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BW Businessworld

Solid All Round

The HTC 10 is an all-metal chunk of a phone that performs just fine. But there are no delightful surprises here

Photo Credit : Ritesh Sharma, Model: Pawan Dhawan

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There was a time when an HTC flagship phone was desirable in its sheer beauty. There weren't that many all-metal phones around: Apple was Apple and not what an Android fan wanted and Samsung was still overworking the plastic factory.

Today, while an HTC phone at the top of the food chain may look well enough, it isn't enough to stand out from a crowd of affordable metal phones. And nor does the company seem to have the wherewithal at the moment to market it to a position where it can even worry its rivals.

All the same, I had expectations of the HTC 10 and when the smartphone was finally in my hands, I found myself thinking... Meh.

The HTC 10 is a well-built phone, inarguably metal, very solid, and with differently chamfered edges that give it a distinctive look — from the back. But oh if chamfered edges could only help HTC get past its five consecutive quarters of severe losses and get back to its former glory...

For fans of HTC phones however, the HTC 10 is quite simply the next step and it's a sound one. For everyone else, including me, there is a twinge of disappointment even before the device is turned on. It's a fine device, just not surprising, delighting, or aspirational.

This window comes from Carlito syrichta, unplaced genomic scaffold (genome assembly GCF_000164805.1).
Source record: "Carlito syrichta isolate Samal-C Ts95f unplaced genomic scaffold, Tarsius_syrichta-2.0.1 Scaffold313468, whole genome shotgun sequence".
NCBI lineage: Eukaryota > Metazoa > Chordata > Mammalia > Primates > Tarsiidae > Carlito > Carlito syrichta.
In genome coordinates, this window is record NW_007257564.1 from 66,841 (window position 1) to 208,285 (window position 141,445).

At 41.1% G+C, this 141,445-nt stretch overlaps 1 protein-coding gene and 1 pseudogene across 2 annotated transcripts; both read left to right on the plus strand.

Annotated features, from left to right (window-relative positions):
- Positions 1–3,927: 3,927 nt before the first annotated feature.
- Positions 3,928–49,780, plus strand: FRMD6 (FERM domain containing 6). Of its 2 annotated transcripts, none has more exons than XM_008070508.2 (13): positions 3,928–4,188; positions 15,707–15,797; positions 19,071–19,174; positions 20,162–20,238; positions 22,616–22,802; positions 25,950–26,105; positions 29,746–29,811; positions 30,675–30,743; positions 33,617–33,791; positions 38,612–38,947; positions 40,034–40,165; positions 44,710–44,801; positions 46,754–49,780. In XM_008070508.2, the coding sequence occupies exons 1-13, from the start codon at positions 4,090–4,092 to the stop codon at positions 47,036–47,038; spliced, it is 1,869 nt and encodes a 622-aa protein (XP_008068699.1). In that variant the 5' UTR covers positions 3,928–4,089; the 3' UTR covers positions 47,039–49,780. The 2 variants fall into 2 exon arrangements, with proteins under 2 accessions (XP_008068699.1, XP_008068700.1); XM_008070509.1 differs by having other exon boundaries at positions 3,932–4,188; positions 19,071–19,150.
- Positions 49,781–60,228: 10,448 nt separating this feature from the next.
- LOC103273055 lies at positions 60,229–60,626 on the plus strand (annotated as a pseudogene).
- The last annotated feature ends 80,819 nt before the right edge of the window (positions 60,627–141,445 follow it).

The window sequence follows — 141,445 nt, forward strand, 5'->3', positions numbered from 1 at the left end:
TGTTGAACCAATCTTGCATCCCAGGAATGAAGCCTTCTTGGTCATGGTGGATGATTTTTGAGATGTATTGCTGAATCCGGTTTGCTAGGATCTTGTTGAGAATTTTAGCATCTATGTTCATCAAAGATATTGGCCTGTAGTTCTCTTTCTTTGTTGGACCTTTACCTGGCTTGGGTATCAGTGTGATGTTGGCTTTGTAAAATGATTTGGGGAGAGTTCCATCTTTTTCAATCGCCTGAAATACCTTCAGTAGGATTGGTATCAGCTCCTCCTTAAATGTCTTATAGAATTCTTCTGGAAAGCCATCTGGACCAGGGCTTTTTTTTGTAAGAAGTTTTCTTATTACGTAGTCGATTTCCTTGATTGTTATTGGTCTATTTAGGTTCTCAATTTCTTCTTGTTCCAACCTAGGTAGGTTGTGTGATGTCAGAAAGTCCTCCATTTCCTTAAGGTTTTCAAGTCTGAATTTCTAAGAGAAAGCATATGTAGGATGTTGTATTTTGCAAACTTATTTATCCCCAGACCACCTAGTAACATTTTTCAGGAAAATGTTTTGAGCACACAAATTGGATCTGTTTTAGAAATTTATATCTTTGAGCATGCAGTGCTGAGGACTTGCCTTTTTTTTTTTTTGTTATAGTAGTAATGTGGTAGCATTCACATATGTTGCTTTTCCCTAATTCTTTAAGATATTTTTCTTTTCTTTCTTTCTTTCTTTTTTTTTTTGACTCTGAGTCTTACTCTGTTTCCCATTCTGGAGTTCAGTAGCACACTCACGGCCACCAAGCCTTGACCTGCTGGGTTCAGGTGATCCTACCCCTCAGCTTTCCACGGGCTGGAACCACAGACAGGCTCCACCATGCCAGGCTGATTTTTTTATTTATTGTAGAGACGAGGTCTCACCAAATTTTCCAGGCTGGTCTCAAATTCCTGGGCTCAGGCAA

It's smooth and slippery as silk — but that's to be expected with a nicely metalised phone. It's got some weight to it and while it isn't unpleasant, I'm not sure what's causing it. The battery in there is a 3,000mAh. I've seen bigger in a lighter body. The HTC 10 is not the standard 5.5-inch but a 5.2-inch device. It's not bad to hold though I find the hard edges a bit aggressive against my hand. I liked the display immediately. It just has that pleasing-to-the-eye quality. As to the sound from its speakers, I expected a little better. It's loud but not necessarily deep and resonant. My old HTC One can outshout any phone from the many around me at home.

If there's one thing that's nice on the HTC 10's camera, it's the low light-friendliness. That's something HTC has always tried to work on and if you're a casual indoor photo snapper, it's good. It's not the most sharp detailed shooter, but everyone doesn't want that. Sometimes just taking a photo of friends and family indoors without everything being murky and dark is just worth it. But it isn't great enough a camera overall to tip one in favour of buying this particular phone.
The phone performs well, but rarely do new phones do otherwise. The HTC Sense interface is light and has nothing to really be disliked. It isn't a love-it-or-hate-it experience. It's just fine. So is just about everything else, from the battery life to the usability to the camera. But I just yearn for so much more from HTC, which once stuck it to the other big guys and which started out Android in the first place.

All said and done, I wouldn't dissuade an HTC fan from buying the HTC 10. Everything is rock solid enough. But for Rs 47,000 to Rs 52,000 (prices on Amazon and Flipkart) why wouldn't you buy one of the other flagships?

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Tags assigned to this article:
magazine 05 september 2016 HTC 10 smartphone apple